Daring to Risk Failure Leads to Greater Success

fail forward

After reading Dawn’s blog last week, I accepted the challenge and read Suzanne Smith’s article, “The Social Sector’s F-Word — Failure”.  As a former Founder/Executive Director of a local nonprofit, many of Smith’s points brought back memories and lessons learned. It reminded me that daring to risk failure can lead to greater success.

I’ve always had an entrepreneurial spirit, whether it was freelancing as a photographer or graphic designer, starting a campus ministry, creating products or launching a nonprofit. I tend to lean toward serving the social sector.

As Smith says, “With high stakes in the social space, it is hard to admit when we have let down our clients, organizations and communities.” Nonprofit work is not for the faint of heart. Real needs push us to succeed. That usually means stretching way beyond our comfort zones. Cue fear. 

An Unexpected Journey

Twelve years ago, my then eight-year-old son, was suddenly diagnosed with Type 1 Diabetes. At the time, I knew nothing about it except that my grandfather had lived with it as I recalled open boxes of Oreo’s and bottles of hot Cokes in the front seat of his car.

I soon learned it was a rare, genetic form of diabetes and there was nothing we could have done to prevent it. It was here to stay until a cure was found and this uninvited guest was going to take us on an unexpected journey to the fear of the unknown. Cue God. 

After a year and a baptism by fire learning all that we could about managing this disease, I couldn’t help but think there were families just like mine who found themselves a little lost and alone navigating this world. It was time to do something about it. Cue Tyler Type One Diabetes Foundation

Failure and Lessons Learned 

Of course, I knew nothing about running a nonprofit. I simply jumped in with both feet and took off running. I could list a hundred failures and more than a handful of successes in the beginning and over the last 10 years. Like taking a thousand photos just to get 10 amazing shots, it is a lot of work, but well worth it in the end.

Some months we had nearly 100 at support group and some months barely 10. Some events we’d have 500 and other times 50. My heart would sink on the months that attendance was down, but I kept reminding myself month after month, year after year, that it wasn’t about the numbers. Lesson learned. It was about consistency, the ebb and the flow, being there when families needed help through various seasons typical of a chronic long-term disease.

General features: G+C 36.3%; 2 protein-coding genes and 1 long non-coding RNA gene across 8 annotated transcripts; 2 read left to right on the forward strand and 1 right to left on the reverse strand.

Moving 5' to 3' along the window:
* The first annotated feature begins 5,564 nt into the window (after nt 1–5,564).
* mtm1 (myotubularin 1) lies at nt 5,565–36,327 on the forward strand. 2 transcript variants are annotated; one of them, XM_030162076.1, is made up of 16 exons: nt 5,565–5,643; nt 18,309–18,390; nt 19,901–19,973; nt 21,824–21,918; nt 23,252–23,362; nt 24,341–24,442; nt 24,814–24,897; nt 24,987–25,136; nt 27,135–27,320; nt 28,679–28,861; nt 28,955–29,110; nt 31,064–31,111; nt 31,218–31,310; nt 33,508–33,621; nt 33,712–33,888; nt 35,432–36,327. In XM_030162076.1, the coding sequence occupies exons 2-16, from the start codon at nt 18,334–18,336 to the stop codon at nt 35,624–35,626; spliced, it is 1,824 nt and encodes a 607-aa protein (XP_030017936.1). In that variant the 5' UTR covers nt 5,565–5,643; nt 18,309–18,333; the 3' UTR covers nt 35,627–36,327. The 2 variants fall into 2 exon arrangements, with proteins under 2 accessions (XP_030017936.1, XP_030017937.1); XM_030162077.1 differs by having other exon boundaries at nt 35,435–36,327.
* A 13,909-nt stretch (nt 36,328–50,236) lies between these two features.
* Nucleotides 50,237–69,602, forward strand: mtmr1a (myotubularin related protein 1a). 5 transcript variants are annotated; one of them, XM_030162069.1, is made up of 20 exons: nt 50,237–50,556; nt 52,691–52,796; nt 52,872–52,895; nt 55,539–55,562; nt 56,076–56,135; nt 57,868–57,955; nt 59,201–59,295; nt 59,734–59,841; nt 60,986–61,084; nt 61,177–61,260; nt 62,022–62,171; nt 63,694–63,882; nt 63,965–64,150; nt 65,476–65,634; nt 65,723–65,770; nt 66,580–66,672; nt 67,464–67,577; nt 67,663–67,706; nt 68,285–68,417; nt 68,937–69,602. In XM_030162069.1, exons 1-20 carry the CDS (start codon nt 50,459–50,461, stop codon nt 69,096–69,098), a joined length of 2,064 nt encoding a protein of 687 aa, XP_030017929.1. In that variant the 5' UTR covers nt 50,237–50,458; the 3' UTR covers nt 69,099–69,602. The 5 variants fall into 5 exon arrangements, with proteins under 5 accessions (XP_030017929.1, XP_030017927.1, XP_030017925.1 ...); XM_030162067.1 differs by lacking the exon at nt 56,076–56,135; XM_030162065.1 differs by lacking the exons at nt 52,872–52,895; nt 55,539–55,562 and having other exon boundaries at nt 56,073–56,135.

Over time, I learned the real meaning of success based on our organization’s mission and services. Smith’s article reminded me that failure was just part of the equation. Failure plus lesson’s learned equaled success.

Sharing Our Failures

When I passed the baton to my successor a few years ago, I sat down and shared the highs and the lows of running a nonprofit. Sharing the failures in leading the organization was just as important as sharing the successes. Smith says, “We need to share our failures liberally to learn from them and then transform them into future successes.” 

It just so happens, as I write this, Diabetes Awareness Month is just around the corner in November. Once again, I’ll jump back in to raise awareness and funds to help the cause closest to my heart. It has my Giving Fingerprints all over it for good reason and always will. I want Tyler Type One and those living with it to have the future success Smith talks about.  Success based on shared failures — stronger, wiser, more resilient and better prepared for the storms ahead.

Today as a Grant Manager for Your Philanthropy, I get to work with a mentor of a lifetime and an amazing team to help family foundations reach their giving goals. I understand the two sides of giving now and I would not be here if I hadn’t dared to risk failure starting a nonprofit 10 years ago. 

What causes are closest to your heart? How will you risk failure helping your favorite nonprofit succeed?

Like it? Use it. Share it. Comment below.

Guest blog: by Margie Boyd, Grant Manager, Your Philanthropy


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